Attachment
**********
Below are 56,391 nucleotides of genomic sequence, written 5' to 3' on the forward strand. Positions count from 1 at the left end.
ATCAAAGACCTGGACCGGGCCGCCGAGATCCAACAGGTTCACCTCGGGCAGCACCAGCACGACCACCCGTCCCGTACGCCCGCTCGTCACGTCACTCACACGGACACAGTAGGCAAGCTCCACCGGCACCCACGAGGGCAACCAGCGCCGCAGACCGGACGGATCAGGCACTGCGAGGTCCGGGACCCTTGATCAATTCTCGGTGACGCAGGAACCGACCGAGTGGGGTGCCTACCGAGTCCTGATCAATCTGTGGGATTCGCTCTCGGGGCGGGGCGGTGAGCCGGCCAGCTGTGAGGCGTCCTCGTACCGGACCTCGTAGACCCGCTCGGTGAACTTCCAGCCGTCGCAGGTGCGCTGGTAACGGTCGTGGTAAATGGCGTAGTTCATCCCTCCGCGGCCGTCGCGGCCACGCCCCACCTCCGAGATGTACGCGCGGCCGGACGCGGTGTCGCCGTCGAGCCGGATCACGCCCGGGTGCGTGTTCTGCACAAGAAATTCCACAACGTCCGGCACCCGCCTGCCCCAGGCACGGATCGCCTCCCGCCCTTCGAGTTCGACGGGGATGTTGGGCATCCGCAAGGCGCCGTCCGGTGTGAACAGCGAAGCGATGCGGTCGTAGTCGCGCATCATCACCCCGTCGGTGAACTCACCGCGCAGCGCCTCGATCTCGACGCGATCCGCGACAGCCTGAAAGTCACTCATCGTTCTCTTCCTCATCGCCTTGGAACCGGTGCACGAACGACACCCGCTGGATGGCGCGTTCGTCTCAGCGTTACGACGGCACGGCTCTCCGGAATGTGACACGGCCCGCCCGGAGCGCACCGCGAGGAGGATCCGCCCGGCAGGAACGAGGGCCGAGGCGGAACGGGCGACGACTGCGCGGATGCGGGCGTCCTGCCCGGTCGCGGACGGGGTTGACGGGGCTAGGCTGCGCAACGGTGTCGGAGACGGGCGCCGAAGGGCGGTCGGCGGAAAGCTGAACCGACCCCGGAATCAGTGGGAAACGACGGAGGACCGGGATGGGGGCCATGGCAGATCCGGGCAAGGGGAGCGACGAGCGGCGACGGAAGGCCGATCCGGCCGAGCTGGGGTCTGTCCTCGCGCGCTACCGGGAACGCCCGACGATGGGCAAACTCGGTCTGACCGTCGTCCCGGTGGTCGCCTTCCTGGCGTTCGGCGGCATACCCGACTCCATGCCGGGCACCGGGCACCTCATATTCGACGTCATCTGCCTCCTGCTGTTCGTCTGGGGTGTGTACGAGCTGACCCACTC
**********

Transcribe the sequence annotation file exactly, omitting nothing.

Below are 56,391 nucleotides of genomic sequence, written 5' to 3' on the forward strand. Positions count from 1 at the left end.
ATCAAAGACCTGGACCGGGCCGCCGAGATCCAACAGGTTCACCTCGGGCAGCACCAGCACGACCACCCGTCCCGTACGCCCGCTCGTCACGTCACTCACACGGACACAGTAGGCAAGCTCCACCGGCACCCACGAGGGCAACCAGCGCCGCAGACCGGACGGATCAGGCACTGCGAGGTCCGGGACCCTTGATCAATTCTCGGTGACGCAGGAACCGACCGAGTGGGGTGCCTACCGAGTCCTGATCAATCTGTGGGATTCGCTCTCGGGGCGGGGCGGTGAGCCGGCCAGCTGTGAGGCGTCCTCGTACCGGACCTCGTAGACCCGCTCGGTGAACTTCCAGCCGTCGCAGGTGCGCTGGTAACGGTCGTGGTAAATGGCGTAGTTCATCCCTCCGCGGCCGTCGCGGCCACGCCCCACCTCCGAGATGTACGCGCGGCCGGACGCGGTGTCGCCGTCGAGCCGGATCACGCCCGGGTGCGTGTTCTGCACAAGAAATTCCACAACGTCCGGCACCCGCCTGCCCCAGGCACGGATCGCCTCCCGCCCTTCGAGTTCGACGGGGATGTTGGGCATCCGCAAGGCGCCGTCCGGTGTGAACAGCGAAGCGATGCGGTCGTAGTCGCGCATCATCACCCCGTCGGTGAACTCACCGCGCAGCGCCTCGATCTCGACGCGATCCGCGACAGCCTGAAAGTCACTCATCGTTCTCTTCCTCATCGCCTTGGAACCGGTGCACGAACGACACCCGCTGGATGGCGCGTTCGTCTCAGCGTTACGACGGCACGGCTCTCCGGAATGTGACACGGCCCGCCCGGAGCGCACCGCGAGGAGGATCCGCCCGGCAGGAACGAGGGCCGAGGCGGAACGGGCGACGACTGCGCGGATGCGGGCGTCCTGCCCGGTCGCGGACGGGGTTGACGGGGCTAGGCTGCGCAACGGTGTCGGAGACGGGCGCCGAAGGGCGGTCGGCGGAAAGCTGAACCGACCCCGGAATCAGTGGGAAACGACGGAGGACCGGGATGGGGGCCATGGCAGATCCGGGCAAGGGGAGCGACGAGCGGCGACGGAAGGCCGATCCGGCCGAGCTGGGGTCTGTCCTCGCGCGCTACCGGGAACGCCCGACGATGGGCAAACTCGGTCTGACCGTCGTCCCGGTGGTCGCCTTCCTGGCGTTCGGCGGCATACCCGACTCCATGCCGGGCACCGGGCACCTCATATTCGACGTCATCTGCCTCCTGCTGTTCGTCTGGGGTGTGTACGAGCTGACCCACTC